CHAPTER 3 The SI set of problems are revised from the 4th edition as: New Old New Old New Old 1 new 21 new 41 33 2 new 22 13 mod 42 34 3 new 23 16 mod 43 35 4 new 24 17 44 36 mod 5 new 25 new 45 37 mod 6 new 26 18 mod 46 38 mod 7 7 mod 27 19 d.mod 47 39 8 3 28 20 e.mod 48 40 9 2 29 21 a.b.mod 49 41 10 4 30 22 b.mod 50 42 mod 11 5 31 23 51 43 12 new 32 24 52 44 13 6 33 26 53 45 14 8 mod 34 27 mod 54 46 15 10 35 14 55 47 16 11 36 28 56 48 17 12 37 29 mod 57 49 18 new 38 30 mod 58 50 19 15 mod 39 31 59 51 20 new 40 32 mod 60 52 The english unit problem set is revised from the 4th edition as: New Old New Old New Old 61 new 69 61 77 69 62 53 70 62 mod 78 70 63 55 71 63 79 71 64 56 72 64 80 72 65 new 73 65 81 new 66 new 74 66 82 74 67 59 mod 75 67 83 75 mod 68 60 76 68 mod indicates a modification from the previous problem that changes the solution but otherwise is the same type problem.

3.1 Water at 27°C can exist in different phases dependent upon the pressure. Give the approximate pressure range in kPa for water being in each one of the three phases vapor, liquid or solid.

Solution: The phases can be seen in Fig. 3.6, a sketch ln P T =27 °C = 300 L CR.P.

From Fig. 3.6: S V PVL » 4 · 10 -3 MPa = 4 kPa, PLS = 103 MPa T P < 4 kPa VAPOR P > 1000 MPa SOLID(ICE) 0.004 MPa < P < 1000 MPa LIQUID

3.2 Find the lowest temperature at which it is possible to have water in the liquid phase. At what pressure must the liquid exist?

Solution: ln P There is no liquid at lower temperatures than on the fusion line, see Fig. 3.6, saturated ice III to liquid phase boundary is at T » 263K » - 10°C and P » 2100 MPa S lowest T liquid L CR.P.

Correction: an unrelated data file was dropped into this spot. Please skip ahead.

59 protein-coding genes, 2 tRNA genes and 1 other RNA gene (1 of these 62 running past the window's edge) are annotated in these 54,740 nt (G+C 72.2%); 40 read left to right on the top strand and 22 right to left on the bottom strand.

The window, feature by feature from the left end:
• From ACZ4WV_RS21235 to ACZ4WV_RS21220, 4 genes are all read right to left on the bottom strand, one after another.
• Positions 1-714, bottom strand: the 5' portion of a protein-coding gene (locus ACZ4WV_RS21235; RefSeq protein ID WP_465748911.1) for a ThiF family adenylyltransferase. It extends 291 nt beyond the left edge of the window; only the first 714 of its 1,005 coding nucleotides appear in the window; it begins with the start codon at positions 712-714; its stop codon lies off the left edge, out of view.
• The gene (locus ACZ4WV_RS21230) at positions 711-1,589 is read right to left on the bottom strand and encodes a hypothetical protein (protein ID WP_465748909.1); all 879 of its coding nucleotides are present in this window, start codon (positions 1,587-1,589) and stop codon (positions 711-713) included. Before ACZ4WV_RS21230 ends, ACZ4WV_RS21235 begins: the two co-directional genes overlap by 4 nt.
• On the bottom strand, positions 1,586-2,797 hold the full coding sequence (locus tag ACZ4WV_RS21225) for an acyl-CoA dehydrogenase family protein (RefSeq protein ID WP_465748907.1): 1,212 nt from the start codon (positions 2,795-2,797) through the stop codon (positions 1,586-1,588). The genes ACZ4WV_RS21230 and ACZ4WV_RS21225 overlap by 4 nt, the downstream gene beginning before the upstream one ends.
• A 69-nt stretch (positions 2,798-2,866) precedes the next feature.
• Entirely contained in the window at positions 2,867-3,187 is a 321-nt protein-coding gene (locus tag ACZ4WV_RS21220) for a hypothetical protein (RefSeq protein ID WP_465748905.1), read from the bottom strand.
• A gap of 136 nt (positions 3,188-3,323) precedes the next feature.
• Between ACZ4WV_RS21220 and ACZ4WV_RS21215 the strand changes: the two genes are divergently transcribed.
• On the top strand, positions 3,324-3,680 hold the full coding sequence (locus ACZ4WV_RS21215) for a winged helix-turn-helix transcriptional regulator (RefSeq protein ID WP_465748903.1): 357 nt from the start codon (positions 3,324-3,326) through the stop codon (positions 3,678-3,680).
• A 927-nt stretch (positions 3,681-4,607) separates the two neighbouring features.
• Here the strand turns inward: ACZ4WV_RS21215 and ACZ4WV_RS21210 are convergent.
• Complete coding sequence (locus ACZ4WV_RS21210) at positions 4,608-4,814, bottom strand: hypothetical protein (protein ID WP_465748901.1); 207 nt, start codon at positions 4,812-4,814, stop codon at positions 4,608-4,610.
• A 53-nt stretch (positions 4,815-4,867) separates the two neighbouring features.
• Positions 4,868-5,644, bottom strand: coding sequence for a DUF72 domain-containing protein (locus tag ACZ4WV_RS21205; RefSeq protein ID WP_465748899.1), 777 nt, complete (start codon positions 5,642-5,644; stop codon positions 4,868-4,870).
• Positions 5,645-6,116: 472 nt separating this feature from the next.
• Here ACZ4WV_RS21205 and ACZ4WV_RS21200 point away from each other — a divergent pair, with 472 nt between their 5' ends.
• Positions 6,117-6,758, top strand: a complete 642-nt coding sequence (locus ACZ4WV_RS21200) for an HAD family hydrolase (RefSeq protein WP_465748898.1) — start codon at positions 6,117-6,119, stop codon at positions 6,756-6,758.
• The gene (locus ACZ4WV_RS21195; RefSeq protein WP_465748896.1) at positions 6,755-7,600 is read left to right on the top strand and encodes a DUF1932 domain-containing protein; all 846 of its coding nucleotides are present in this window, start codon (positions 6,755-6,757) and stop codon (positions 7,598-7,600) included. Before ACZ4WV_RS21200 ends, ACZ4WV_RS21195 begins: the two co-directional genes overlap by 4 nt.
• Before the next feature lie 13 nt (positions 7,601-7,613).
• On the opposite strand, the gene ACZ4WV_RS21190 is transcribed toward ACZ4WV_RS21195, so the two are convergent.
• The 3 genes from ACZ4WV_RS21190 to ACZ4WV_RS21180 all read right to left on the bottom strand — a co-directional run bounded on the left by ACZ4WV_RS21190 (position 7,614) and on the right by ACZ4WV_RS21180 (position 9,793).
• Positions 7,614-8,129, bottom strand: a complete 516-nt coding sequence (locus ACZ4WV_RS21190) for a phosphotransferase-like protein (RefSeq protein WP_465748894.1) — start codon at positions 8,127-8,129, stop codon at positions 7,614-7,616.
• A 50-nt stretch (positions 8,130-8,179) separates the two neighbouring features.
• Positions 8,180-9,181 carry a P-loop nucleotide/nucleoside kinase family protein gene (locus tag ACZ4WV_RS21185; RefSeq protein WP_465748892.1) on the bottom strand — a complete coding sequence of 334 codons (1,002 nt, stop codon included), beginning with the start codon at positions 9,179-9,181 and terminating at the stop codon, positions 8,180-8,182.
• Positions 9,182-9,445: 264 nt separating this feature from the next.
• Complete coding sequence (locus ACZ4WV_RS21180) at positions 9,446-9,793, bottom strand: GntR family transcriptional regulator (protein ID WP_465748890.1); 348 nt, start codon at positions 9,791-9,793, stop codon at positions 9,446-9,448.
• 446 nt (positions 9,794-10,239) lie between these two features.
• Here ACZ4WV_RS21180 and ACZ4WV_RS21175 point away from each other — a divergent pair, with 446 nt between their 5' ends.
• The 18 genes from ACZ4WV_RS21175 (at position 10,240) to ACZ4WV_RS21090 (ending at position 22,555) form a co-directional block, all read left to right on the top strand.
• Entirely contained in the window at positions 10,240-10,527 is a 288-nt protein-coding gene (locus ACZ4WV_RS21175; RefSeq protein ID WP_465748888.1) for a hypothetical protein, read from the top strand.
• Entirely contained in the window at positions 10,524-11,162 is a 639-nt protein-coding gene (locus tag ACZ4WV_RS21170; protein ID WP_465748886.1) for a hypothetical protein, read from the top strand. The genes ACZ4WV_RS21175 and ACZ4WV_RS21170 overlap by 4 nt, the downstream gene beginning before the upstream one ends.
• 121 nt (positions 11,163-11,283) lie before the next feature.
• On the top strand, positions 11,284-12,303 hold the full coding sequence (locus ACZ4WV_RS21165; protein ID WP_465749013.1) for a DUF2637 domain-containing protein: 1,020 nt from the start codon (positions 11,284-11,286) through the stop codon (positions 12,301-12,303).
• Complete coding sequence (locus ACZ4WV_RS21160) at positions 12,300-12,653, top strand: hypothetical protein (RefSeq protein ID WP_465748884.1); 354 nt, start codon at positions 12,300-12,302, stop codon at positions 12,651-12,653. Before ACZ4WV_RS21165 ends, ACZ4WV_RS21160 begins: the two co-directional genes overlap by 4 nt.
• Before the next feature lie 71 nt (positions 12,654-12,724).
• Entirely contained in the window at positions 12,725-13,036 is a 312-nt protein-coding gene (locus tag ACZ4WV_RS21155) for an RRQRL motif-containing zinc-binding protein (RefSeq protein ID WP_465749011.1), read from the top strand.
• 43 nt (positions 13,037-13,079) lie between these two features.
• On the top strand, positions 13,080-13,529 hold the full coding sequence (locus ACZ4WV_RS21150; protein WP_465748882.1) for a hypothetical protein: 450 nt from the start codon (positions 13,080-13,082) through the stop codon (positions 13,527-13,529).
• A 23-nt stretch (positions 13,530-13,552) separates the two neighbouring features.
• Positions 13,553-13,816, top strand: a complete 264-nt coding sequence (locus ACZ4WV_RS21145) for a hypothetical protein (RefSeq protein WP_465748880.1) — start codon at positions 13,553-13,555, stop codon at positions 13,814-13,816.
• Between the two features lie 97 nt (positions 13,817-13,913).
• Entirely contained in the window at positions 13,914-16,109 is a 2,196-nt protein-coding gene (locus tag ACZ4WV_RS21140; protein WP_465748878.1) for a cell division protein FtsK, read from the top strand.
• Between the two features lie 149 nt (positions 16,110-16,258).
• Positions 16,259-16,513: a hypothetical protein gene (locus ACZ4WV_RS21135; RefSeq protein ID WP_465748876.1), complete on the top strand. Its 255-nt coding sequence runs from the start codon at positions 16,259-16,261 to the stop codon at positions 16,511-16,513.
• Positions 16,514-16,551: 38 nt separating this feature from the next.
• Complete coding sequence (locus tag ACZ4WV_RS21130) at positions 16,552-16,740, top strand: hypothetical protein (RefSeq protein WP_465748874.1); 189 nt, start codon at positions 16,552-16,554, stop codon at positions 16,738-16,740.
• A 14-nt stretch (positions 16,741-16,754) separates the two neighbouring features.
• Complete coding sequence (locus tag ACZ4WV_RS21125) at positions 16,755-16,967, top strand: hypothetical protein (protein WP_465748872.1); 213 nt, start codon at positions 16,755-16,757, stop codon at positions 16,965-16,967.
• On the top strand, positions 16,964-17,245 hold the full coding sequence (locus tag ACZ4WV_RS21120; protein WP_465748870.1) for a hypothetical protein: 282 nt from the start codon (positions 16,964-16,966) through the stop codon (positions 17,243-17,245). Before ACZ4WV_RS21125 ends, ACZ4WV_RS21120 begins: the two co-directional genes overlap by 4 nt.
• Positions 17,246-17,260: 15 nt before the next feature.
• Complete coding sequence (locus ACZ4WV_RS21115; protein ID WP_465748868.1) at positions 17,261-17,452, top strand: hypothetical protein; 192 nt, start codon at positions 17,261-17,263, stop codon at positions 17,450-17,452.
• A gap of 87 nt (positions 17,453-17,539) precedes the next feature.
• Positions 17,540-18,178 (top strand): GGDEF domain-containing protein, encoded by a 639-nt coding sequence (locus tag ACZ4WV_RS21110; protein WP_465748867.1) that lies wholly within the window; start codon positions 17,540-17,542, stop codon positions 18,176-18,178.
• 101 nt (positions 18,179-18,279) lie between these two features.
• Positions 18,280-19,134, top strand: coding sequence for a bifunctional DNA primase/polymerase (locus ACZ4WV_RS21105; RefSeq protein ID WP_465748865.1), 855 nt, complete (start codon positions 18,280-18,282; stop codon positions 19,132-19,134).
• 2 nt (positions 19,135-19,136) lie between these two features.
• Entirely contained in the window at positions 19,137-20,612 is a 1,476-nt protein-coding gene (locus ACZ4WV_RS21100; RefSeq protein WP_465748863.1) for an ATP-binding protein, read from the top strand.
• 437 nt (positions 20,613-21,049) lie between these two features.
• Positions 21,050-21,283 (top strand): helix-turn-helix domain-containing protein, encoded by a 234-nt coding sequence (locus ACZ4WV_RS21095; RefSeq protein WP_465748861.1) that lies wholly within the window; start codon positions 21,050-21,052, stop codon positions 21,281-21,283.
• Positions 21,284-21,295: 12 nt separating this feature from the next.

V T 3.3 If density of ice is 920 kg/m3, find the pressure at the bottom of a 1000 m thick ice cap on the north pole. What is the melting temperature at that pressure?

3.4 A substance is at 2 MPa, 17°C in a rigid tank. Using only the critical properties can the phase of the mass be determined if the substance is nitrogen, water or propane ?

Solution: Find state relative to critical point properties which are: a) Nitrogen N2 : 3.39 MPa 126.2 K b) Water H2O : 22.12 MPa 647.3 K c) Propane C3H8 : 4.25 MPa 369.8 K Ê State is at 17 °C = 290 K and 2 MPa < Pc ln P for all cases: N2 : T >> Tc Superheated vapor P < Pc H2O : T << Tc ; P << Pc C3H8 : T < Tc ; P < Pc you cannot say c a b Vapor T

3.5 A cylinder fitted with a frictionless piston contains butane at 25°C, 500 kPa. Can the butane reasonably be assumed to behave as an ideal gas at this state ?

Solution Butane 25°C, 500 kPa, Table A.2: Tc = 425 K; Pc = 3.8 MPa Tr = ( 25 + 273 ) / 425 = 0.701; Pr = 0.5/3.8 = 0.13 Look at generalized chart in Figure D.1 Actual Pr > Pr, sat => liquid!! not a gas 3.6 A 1-m3 tank is filled with a gas at room temperature 20°C and pressure 100 kPa. How much mass is there if the gas is a) air, b) neon or c) propane ?

Solution: Table A.2 T= 20 °C = 293.15 K ; P = 100 kPa << Pc for all Air : T >> TC,N2; TC,O2 = 154.6 K so ideal gas; R= 0.287 Neon : T >> Tc = 44.4 K so ideal gas; R = 0.41195 Propane: T < Tc = 370 K, but P << Pc = 4.25 MPa so gas R = 0.18855

3.7 A cylinder has a thick piston initially held by a pin as shown in Fig. P3.7. The cylinder contains carbon dioxide at 200 kPa and ambient temperature of 290 K. The metal piston has a density of 8000 kg/m3 and the atmospheric pressure is 101 kPa. The pin is now removed, allowing the piston to move and after a while the gas returns to ambient temperature. Is the piston against the stops?